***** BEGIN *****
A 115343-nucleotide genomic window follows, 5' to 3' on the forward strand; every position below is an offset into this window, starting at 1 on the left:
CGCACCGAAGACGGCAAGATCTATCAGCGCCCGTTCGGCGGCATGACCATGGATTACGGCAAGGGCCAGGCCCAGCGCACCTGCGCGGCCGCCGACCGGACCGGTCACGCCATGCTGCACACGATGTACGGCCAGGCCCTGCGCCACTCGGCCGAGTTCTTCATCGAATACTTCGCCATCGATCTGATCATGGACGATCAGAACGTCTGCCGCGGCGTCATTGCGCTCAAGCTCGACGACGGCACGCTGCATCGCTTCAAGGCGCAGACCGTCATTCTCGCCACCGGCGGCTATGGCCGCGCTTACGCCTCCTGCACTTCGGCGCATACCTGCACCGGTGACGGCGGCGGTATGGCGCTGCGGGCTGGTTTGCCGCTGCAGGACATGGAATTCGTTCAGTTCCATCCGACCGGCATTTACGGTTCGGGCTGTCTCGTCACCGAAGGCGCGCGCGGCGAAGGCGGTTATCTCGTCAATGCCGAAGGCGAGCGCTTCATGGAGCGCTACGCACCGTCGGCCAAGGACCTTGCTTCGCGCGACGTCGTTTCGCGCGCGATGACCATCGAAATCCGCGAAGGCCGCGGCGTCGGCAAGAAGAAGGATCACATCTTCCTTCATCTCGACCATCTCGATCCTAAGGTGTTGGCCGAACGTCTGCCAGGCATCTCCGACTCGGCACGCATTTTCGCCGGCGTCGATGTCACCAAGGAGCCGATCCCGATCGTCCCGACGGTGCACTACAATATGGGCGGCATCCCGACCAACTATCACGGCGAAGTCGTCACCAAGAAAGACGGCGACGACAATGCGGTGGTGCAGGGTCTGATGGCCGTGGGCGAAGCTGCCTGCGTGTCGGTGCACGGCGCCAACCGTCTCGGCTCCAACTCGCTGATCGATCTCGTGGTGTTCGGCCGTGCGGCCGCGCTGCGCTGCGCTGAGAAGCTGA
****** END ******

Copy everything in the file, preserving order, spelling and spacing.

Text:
A 115343-nucleotide genomic window follows, 5' to 3' on the forward strand; every position below is an offset into this window, starting at 1 on the left:
CGCACCGAAGACGGCAAGATCTATCAGCGCCCGTTCGGCGGCATGACCATGGATTACGGCAAGGGCCAGGCCCAGCGCACCTGCGCGGCCGCCGACCGGACCGGTCACGCCATGCTGCACACGATGTACGGCCAGGCCCTGCGCCACTCGGCCGAGTTCTTCATCGAATACTTCGCCATCGATCTGATCATGGACGATCAGAACGTCTGCCGCGGCGTCATTGCGCTCAAGCTCGACGACGGCACGCTGCATCGCTTCAAGGCGCAGACCGTCATTCTCGCCACCGGCGGCTATGGCCGCGCTTACGCCTCCTGCACTTCGGCGCATACCTGCACCGGTGACGGCGGCGGTATGGCGCTGCGGGCTGGTTTGCCGCTGCAGGACATGGAATTCGTTCAGTTCCATCCGACCGGCATTTACGGTTCGGGCTGTCTCGTCACCGAAGGCGCGCGCGGCGAAGGCGGTTATCTCGTCAATGCCGAAGGCGAGCGCTTCATGGAGCGCTACGCACCGTCGGCCAAGGACCTTGCTTCGCGCGACGTCGTTTCGCGCGCGATGACCATCGAAATCCGCGAAGGCCGCGGCGTCGGCAAGAAGAAGGATCACATCTTCCTTCATCTCGACCATCTCGATCCTAAGGTGTTGGCCGAACGTCTGCCAGGCATCTCCGACTCGGCACGCATTTTCGCCGGCGTCGATGTCACCAAGGAGCCGATCCCGATCGTCCCGACGGTGCACTACAATATGGGCGGCATCCCGACCAACTATCACGGCGAAGTCGTCACCAAGAAAGACGGCGACGACAATGCGGTGGTGCAGGGTCTGATGGCCGTGGGCGAAGCTGCCTGCGTGTCGGTGCACGGCGCCAACCGTCTCGGCTCCAACTCGCTGATCGATCTCGTGGTGTTCGGCCGTGCGGCCGCGCTGCGCTGCGCTGAGAAGCTGA